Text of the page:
Gwendolyn: First of all, and this is not news for anyone, it is about honesty and transparency. I believe that you can solve everything — but still building a great company is about making a lot of mistakes. You can only learn if you deal with those mistakes and if you have this level of trust because you know, even if you do something wrong, you can talk about it and people can help you solve this, there will be no kind of impediment to development or to growth.

The second thing for me would be to be at eye level. I saw both sides, so on one hand you have the super tough founders who do this name-dropping thing and it does not feel like on eye level for me. And on the other side, I see those, sorry to say, old white men that “have it all”, run a lot of money and built great businesses in the past who talk to founders as if they were babies. This sounds so stereotypical and unrealistic, but it does happen and I’m annoyed by that.

Lastly, it should be fun to talk to each other and you should like to talk to those people because you feel that you’re on the same page.

Jörg: What percentage of the advice you give is typically implemented? Should founders ask angels: Are you going to be annoyed if I neglect your advice?

Gwendolyn: This can be a tricky topic. At the end of the day, it’s not my company but that of the founders. I only have a small share and they need to decide and they are also the ones who need to be responsible for their decisions. So they can ask for advice, but it is their decision and their company in the end. And no, I’m not annoyed if they don’t do it as I suggest.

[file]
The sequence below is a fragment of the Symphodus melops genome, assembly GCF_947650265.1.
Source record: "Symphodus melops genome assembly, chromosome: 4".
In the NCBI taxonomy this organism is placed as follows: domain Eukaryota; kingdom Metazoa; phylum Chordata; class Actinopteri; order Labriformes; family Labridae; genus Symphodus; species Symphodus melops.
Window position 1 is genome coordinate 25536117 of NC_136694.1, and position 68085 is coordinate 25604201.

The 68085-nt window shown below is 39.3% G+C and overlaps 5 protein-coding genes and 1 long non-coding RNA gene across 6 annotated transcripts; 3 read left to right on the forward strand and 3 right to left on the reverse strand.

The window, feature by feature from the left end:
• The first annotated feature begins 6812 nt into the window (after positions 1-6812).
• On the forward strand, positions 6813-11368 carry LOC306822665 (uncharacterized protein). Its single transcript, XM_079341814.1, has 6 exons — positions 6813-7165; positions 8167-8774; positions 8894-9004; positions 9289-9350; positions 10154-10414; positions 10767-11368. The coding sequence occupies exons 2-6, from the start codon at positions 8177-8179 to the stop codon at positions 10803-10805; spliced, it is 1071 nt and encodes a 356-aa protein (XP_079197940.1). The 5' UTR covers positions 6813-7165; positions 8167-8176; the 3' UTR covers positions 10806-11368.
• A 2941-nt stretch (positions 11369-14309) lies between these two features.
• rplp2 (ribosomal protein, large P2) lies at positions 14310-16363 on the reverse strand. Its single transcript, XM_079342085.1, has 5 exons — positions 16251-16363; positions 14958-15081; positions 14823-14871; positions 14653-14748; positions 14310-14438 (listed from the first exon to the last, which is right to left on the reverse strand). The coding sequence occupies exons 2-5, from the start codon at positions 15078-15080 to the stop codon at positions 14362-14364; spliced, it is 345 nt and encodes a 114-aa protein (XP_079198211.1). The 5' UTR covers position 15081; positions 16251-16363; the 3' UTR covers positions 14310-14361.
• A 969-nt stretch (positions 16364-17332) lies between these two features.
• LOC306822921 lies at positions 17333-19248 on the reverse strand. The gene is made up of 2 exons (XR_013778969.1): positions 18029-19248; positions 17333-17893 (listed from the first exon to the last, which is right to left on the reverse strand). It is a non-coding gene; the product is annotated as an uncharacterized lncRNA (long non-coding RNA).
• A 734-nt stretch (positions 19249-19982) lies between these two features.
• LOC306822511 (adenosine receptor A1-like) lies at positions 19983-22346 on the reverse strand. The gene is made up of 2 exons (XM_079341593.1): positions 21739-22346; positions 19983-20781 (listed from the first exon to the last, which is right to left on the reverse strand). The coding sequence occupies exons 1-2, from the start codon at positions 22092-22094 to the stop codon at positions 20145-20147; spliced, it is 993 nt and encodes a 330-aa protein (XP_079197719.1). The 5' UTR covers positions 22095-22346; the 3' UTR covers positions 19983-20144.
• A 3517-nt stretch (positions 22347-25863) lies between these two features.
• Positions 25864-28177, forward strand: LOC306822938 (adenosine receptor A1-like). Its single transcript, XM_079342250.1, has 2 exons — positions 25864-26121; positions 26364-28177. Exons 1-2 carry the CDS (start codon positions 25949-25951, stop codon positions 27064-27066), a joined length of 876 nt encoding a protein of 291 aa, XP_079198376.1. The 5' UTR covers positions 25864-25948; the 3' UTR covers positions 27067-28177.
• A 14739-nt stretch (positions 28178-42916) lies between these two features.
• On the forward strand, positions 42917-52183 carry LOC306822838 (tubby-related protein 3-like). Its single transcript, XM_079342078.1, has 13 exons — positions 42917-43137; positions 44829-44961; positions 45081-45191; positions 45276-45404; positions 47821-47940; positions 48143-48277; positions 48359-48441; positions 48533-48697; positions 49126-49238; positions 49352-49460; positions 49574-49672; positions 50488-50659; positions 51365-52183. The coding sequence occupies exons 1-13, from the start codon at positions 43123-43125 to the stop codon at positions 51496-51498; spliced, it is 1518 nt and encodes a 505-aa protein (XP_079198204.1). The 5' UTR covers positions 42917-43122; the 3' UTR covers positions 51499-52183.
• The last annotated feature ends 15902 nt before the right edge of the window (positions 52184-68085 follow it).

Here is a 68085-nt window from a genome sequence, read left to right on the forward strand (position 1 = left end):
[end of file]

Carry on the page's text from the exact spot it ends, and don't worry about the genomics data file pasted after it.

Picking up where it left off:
Typically, what I do is just reflect what people tell me. It’s like coaching — you listen to what people tell you and then you give it back to them and they learn something from it. It’s magical and it’s not advice, but it’s a mirror.

Jörg: Any no-goes for founders apart from chasing you with ideas which are clearly out of your scope?

Gwendolyn: Lies, of course, are a no-go for me. While it sounds totally obvious, it actually does happen. The second thing is, if you have, from a super early stage, for example, professors who gave their name and suddenly have 20 percent or even more of a company. Even if it’s super interesting, I don’t feel like I can invest into that company. Same applies to super senior business angels who magically have shares in the company and say that they are interim CFO, or similar. A final thing I personally don’t like is buzzword bingo or name-dropping, it’s not working for me.

Jörg: How is your stance on investing into student founders?

Gwendolyn: It depends, right now I’m mentoring a student team that I’ve been in touch with since one year. I’m not an investor for them, but I might be in the future. What is not working for me is wanting to build a company, having an investor but still studying. I would say you need to make this decision and not have both at the same time, because it takes a lot of time and consumes a lot of space in your mind if you want to found a company.

Jörg: How diverse are the companies you invest in, and are you happy with the number of female founders coming forward?

Gwendolyn: I am not happy with the number of female founders coming forward, because it’s not enough. But to be honest, we also don’t have a super diverse portfolio. This is one of the things I want to change this year. Diversity is more than having male and female founders, but it’s also about color, it’s about age. And if you look at that, in our portfolio, we’re really not performing well, but we know about it and we want to change it. Within our team at Golzern Holding we have two women and two men, so we are not bad at that.

Jörg: Any last words of wisdom towards aspiring founders, Gwen?

Gwendolyn: Be clear that you also have something to give! Any investor, that you chose to work with, can be happy to get to work with you. You don’t have to undersell yourself. I think this is an important thing that some people, especially women, forget about.

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Jörg Dörnemann
b2venture (formerly btov Partners)

Senior Advisor at b2venture (formerly btov partners), #brainstoventures